Fishing net off the side of a Bennington pontoon boat

How to Clean Your Aluminum Pontoons

 

Aluminum pontoons look great when a pontoon boat is fresh from the dealer, but that beautiful reflective shine will fade after a while. Bare aluminum is subject to surface oxidation, and it can be discolored by prolonged exposure to a variety of minerals, organisms, and chemicals in the water. By adopting a strategy of regular cleaning during the boating season, you can keep oxidation and discoloration at bay and keep your pontoons looking great.

It can take days, weeks or months before discoloration becomes noticeable, depending on the body of water your boat is in. Regularly inspecting your pontoons and cleaning them as soon as they begin to lose their shine is much easier than restoring them after they have become badly oxidized or discolored.

Follow these three steps to clean your aluminum pontoons.

Wash

If your boat is relatively new or doesn’t spent much time in the water, this step can be as simple as a quick rinse by hand with a bucket and sponge, or with a hose or power washer. If you’re diligent about keeping the pontoons clean, this step is quick and easy. However, if there is visible, significant build-up on the aluminum, you will need to apply a cleaner.

Clean

There are countless options on the market for cleaning solutions, but they all do the same thing: clean aluminum. There is no ‘wrong’ choice. Two popular aluminum cleaners are Sharkhide or Biokleen. Whichever cleaner you use, the general directions are to apply the cleaner, scrub it into the aluminum, let it sit for several minutes, rinse it off and repeat if necessary. If you are unsure about how long to leave the cleaner on the aluminum, you can test it on a less-visible part of your pontoon. Apply the cleaner to a small piece of aluminum on the underside of your boat and rinse it off after a short period of time, repeating and increasing the amount of time until you have achieved your desired result.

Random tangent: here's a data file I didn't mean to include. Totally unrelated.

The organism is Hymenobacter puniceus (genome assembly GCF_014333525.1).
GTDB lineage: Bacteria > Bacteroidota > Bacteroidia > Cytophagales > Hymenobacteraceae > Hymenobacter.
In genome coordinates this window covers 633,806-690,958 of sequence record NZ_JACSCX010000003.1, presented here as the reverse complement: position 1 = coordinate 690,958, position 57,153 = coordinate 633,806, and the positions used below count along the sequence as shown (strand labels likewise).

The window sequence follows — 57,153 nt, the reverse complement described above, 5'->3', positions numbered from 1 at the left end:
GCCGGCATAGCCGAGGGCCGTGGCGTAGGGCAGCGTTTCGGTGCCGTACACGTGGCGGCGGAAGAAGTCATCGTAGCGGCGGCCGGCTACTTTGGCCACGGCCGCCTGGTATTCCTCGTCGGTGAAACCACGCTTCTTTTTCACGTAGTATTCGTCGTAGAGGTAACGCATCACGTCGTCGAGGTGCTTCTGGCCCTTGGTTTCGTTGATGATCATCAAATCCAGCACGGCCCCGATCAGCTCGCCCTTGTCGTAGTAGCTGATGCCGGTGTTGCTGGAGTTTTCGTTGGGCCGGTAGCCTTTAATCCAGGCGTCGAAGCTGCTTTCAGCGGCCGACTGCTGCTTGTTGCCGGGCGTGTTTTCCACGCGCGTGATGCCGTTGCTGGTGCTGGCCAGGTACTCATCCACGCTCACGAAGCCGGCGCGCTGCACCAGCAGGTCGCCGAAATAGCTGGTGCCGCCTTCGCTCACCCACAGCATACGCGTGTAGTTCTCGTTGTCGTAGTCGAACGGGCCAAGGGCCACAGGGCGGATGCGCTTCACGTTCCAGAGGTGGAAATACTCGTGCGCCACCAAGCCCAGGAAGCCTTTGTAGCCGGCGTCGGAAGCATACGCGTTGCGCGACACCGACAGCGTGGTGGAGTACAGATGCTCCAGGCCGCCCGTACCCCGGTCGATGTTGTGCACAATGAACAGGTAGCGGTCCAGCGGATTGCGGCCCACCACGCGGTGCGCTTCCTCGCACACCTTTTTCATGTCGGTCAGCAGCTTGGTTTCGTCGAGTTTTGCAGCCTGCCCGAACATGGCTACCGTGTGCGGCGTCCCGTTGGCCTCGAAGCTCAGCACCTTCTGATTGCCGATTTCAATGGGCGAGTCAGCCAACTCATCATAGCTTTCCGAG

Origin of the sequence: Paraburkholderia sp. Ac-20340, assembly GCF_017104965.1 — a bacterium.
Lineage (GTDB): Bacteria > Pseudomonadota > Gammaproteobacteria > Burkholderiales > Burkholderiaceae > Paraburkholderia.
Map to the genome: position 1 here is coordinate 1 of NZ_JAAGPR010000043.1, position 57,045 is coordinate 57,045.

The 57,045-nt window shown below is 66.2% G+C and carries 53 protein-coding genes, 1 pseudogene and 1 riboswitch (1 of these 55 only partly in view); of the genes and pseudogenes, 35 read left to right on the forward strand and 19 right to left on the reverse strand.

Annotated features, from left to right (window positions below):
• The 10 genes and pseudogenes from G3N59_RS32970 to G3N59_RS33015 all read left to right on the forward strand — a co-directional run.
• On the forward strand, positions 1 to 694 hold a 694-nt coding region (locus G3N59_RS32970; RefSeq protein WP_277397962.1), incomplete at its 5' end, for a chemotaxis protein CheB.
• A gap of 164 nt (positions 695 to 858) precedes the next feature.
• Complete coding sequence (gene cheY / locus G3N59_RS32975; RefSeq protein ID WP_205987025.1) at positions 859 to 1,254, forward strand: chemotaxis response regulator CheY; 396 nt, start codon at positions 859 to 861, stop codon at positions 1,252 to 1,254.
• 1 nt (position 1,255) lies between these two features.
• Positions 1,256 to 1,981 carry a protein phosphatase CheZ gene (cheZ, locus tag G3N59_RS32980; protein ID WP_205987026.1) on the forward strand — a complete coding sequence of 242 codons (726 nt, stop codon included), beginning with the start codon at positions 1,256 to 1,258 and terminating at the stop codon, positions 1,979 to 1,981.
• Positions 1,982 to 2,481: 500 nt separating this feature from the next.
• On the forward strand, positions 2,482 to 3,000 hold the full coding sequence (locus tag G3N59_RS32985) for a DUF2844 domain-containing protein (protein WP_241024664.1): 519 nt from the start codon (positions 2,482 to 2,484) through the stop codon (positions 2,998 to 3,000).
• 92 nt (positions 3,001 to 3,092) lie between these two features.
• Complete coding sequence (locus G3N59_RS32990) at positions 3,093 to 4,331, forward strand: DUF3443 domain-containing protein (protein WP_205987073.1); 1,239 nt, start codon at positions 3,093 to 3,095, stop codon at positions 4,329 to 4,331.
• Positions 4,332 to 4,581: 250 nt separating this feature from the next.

Polish

Now that your pontoons are free of discoloration, it’s time to apply metal polish. This step can take some time, but if done properly it will only need to be done once in a while.

Many boat owners swear by Sharkhide or Biokleen metal polishes. In addition to a metal polish, you’ll need a polishing ball, a standard cordless drill and a clean terry cloth.

Application of the metal polish should be done based on the directions on the container. Generally speaking, this will involve placing metal polish on the polishing ball, running the cordless drill clockwise at a slow speed to start, then increasing speed once the polish is absorbed. Guide the polishing ball down the length of the pontoon while moving the drill in a small ‘S’ pattern to blend the polish into the surface of the aluminum. This can take a little practice. After the polish is applied, buff it out with a second polishing ball or a clean, dry terry cloth.

That’s it! Your aluminum pontoons will look brand new and be even more resistant to oxidation and discoloration in the future. Step one should be done on a regular basis, while steps two and three should be done when necessary.

Bennington pontoon boats deserve to look great all the time. Keeping the aluminum clean and polished is one of the best ways to maintain your boat’s appearance and value.